Outsiders to the culture have long focused on the physical artifacts of shamanism - like the costume and drum - and on ritual healing practices, but far less is known about the images shamans and storytellers use to entertain, heal, and educate. Van Deusen describes the lives of the people of the Amur during a period of dramatic transition, as they attempt to find some way to relate ancient traditions to an uncertain future. She emphasizes the contributions of women - often overlooked in the literature on shamanism - in traditional and contemporary society, and their concerns with ecology and the education of children. Their magnificent embroidery, illustrated by the author's photographs, echoes these women's stories. The Flying Tiger will appeal to anyone interested in shamanism, storytelling and folklore, Russia, indigenous people, women's studies, and spirituality.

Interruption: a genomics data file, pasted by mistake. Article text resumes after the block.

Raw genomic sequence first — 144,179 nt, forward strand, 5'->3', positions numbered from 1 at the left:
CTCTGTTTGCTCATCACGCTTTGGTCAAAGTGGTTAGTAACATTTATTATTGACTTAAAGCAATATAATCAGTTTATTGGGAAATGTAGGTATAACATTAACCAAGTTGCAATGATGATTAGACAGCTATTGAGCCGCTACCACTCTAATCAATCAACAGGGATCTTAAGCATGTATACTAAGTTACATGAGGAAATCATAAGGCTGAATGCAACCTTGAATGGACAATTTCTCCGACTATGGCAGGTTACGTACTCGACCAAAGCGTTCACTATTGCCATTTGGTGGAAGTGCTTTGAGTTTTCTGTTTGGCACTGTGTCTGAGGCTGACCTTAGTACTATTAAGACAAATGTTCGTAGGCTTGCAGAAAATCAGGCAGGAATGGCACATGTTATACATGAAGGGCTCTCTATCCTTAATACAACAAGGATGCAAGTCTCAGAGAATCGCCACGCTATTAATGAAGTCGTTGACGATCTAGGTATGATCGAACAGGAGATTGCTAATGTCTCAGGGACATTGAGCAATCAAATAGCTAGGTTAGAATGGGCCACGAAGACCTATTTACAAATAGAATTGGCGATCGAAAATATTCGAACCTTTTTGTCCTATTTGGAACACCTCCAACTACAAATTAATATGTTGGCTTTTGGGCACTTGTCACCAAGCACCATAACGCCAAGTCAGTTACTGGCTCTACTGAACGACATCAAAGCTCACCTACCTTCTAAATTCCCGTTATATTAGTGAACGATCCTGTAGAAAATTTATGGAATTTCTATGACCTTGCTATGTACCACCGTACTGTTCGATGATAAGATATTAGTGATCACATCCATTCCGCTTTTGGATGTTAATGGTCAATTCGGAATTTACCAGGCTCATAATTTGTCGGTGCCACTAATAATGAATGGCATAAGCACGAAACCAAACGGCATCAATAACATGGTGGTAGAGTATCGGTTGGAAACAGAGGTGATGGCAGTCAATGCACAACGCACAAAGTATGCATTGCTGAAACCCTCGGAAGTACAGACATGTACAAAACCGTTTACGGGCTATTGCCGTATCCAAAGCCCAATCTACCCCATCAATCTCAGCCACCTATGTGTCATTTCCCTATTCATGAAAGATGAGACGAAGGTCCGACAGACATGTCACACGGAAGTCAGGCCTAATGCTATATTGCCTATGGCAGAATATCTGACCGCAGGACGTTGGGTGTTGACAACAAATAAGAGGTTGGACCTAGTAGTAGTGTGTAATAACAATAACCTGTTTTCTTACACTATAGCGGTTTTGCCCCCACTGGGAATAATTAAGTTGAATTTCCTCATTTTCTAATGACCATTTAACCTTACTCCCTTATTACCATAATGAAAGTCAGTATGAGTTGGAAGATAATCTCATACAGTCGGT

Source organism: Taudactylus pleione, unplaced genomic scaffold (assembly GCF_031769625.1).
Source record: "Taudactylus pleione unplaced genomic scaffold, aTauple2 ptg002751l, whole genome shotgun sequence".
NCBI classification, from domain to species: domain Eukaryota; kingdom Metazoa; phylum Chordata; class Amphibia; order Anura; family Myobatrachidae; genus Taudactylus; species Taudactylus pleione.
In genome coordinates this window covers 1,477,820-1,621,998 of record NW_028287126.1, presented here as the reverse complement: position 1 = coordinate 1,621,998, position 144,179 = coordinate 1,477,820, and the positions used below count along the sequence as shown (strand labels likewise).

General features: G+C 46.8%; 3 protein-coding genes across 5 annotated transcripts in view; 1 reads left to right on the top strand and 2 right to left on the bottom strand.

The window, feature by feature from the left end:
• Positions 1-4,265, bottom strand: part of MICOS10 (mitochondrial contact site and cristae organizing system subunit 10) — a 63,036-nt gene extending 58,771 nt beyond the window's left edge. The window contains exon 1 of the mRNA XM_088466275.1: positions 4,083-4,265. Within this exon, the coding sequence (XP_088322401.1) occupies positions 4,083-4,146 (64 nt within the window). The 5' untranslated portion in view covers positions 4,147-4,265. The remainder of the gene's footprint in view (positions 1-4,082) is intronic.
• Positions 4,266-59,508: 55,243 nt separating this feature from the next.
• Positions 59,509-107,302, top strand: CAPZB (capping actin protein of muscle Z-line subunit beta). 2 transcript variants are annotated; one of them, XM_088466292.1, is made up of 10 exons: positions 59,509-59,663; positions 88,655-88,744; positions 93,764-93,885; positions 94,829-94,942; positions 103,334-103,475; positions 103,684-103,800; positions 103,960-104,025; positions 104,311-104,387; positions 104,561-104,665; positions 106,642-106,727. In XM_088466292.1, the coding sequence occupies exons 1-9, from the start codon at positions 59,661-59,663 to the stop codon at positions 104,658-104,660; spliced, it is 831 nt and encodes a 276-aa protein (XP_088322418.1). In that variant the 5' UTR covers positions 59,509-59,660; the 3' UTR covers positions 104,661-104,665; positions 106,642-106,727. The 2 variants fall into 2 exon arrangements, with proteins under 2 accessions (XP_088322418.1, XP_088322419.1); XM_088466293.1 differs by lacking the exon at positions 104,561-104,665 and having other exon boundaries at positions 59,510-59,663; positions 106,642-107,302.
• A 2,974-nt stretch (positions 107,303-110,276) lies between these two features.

"Van Deusen masterfully weaves a series of stories from her own fieldwork on the folklore of the Russian Far East to emphasize the many ways in which the pathways of other minds and cultures creates, as shamans themselves do, bridges to other worlds. This is a beautifully written and impressive book." Bruce Grant, Department of Anthropology, Swarthmore College